The ChAP-MS approach was validated on the well-studied GAL1 locus in S. cerevisiae. The GAL1 gene is activated for gene transcription in the presence of galactose, while glucose represses transcription. Accordingly, we rationalized that a purified ~1,000 base-pair section of chromatin at the 5’-end of the GAL1 gene from cells grown in galactose would contain histone PTMs correlated with active transcription and cellular machinery necessary for transcription, while the same chromatin section from cells grown in glucose would be enriched with histone PTMs associated with transcriptional repression. Prior publications have documented that H3 acetylation is enriched on the 5’-end of the active galactose-induced GAL1 gene, while in the presence of glucose it contains H3K36me3 (Shukla et al., 2006; Houseley et al., 2008). Our results with ChAP-MS support each of these prior findings (Fig. 5). Furthermore, we identified the presence of doubly acetylated histones (H3K9acK14ac, H3K18acK23ac, H4K5acK8ac, H4K12acK16ac) during transcriptional activation. This demonstrates how ChAP-MS can be used to study the combinatorial “code” of histone modifications at given chromosome regions without the need for prior identification of PTMs, PTM-specific antibodies, or sequential chromatin pull-downs. Considering H4K12acK16ac for example, the identification of the double acetylation is unique to the ChAP-MS approach as antibodies to this double acetylation do not exist, thus one could not have performed a biased ChIP analysis. Additionally, it has been reported that commercially available antibodies to single acetylation at H4K12 or H4K16 are cross-reactive with other H4 acetylations and that double acetylation of H4K12K16 significantly alters the specificity of the antibody to the singly acetylated sites (Bock et al., 2011) – a limitation specific to antibodies used in biased ChIP studies and not to the unbiased ChAP-MS approach that uses quantitative mass spectrometric readout. The ChAP-MS approach simultaneously identified the presence of RNA polymerase (Rpb1, Rpb2) and FACT component Spt16 (which aids in re-organizing chromatin for RNA pol activity) under these transcriptionally active conditions. Also of interest was the identification of Gal3 at actively transcribing GAL1, which has previously been shown to inhibit the repressive activity of Gal80 at the GAL10/GAL1 locus (Platt and Reece, 1998). We have demonstrated how the ChAP-MS approach can be utilized to study chromatin dynamics at GAL1 under different states of gene transcription. Of particular interest for future functional studies will be the upstream activating sequence which binds the Gal4 activator and Gal80 repressor which will allow us to better understand the events surrounding the switch from repression to activation at GAL1 and GAL10, as well as the middle and 3’ end of GAL1 to understand the processes of elongation and termination, respectively.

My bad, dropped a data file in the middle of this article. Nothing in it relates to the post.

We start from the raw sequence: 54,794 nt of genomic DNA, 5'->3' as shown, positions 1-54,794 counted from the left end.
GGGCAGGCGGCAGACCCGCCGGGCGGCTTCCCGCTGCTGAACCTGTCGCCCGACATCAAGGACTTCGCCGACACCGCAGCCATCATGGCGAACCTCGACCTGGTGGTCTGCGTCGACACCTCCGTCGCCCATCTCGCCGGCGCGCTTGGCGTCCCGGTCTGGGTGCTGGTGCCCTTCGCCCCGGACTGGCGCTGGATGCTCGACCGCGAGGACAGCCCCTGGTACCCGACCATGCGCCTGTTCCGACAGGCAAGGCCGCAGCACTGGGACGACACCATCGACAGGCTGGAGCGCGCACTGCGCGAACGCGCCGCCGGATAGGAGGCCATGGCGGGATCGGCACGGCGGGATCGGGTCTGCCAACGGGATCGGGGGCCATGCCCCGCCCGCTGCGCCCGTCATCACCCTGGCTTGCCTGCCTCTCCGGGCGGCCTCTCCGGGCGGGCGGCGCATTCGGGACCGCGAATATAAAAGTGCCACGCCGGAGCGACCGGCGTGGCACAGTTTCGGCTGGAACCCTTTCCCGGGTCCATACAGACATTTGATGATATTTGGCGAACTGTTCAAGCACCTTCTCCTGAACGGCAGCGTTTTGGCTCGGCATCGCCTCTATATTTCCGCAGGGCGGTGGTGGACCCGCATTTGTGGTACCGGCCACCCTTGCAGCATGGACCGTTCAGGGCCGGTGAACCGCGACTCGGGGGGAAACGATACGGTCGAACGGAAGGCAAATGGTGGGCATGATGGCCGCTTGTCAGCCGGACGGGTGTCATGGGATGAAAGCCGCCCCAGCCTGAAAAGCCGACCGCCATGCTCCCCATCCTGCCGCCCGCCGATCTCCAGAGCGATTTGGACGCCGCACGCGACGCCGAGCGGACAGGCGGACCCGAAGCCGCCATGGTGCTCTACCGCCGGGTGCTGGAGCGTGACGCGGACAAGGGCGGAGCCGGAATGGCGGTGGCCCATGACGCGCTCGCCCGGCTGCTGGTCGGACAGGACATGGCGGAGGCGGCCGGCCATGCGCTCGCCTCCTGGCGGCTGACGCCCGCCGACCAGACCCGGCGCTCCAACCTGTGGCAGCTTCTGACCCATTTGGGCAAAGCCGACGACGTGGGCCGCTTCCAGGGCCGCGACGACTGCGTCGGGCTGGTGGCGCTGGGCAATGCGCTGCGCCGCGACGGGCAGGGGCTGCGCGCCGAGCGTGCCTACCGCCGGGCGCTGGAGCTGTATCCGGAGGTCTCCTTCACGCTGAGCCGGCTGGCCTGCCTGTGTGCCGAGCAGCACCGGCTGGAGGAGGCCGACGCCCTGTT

The ChAP-MS technology presented here demonstrates the ability to purify a unique chromosome section on the order of 4 to 5 nucleosomes in length from an in vivo source that can subsequently be subjected to sensitive proteomic studies. ChAP-MS has numerous advantages relative to traditional ChIP – including the ability to unbiasedly detect proteins/PTMs at a specific genomic locus and the identification of combinatorial histone modifications on a single histone molecule. Furthermore, ChAP-MS only requires approximately an order of magnitude more cells relative to biased ChIP studies, which is a huge advantage if you factor in doing more than ten blind ChIP studies at a given region (chances are one would invest heavily in many antibodies for many proteins trying to guess a specifically bound protein/PTM). In this regard, ChAP-MS is a more cost effective option for characterizing specifically bound proteins and histone PTMs relative to ChIP. Future derivations of this technology will employ targeted mass spectrometric approaches for better determination of combinatorial histone PTMs as well as identification of other regulatory PTMs on non-histone proteins from these isolated sections (Taverna et al., 2007). Given the sensitivity of the mass spectrometry analysis employed and the relatively modest biological starting material, our findings also establish a framework for applying ChAP-MS to profile across entire regions of chromosomes or investigate higher eukaryotic systems. Direct adaptation of this technology in mammalian cell lines may be difficult since targeted homologous recombination presents several challenges which may necessitate affinity agents that do not require the incorporation of a DNA affinity handle. In this regard, the use of DNA sequence-specific molecules with strand invading properties like locked nucleic acids (Dejardin and Kingston, 2009) or peptide nucleic acids (Boffa et al 1995) may circumvent these problems. However, some major hurdles for using these approaches to purify a specific locus may be the efficiency of strand invasion and the challenge of targeting these moieties in conjunction with the chemical cross-linking that is required to preserve the in vivo state of chromatin (Byrum et al., 2011a; Byrum et al., 2011b). Regardless, any advances that permit ChAP-MS analysis of in vivo untagged or unaltered samples, like tissues, will undoubtedly have valuable applications for investigating altered gene transcription mechanisms in human disease states, as this technique could provide a comprehensive way to intelligently identify targets for therapeutics.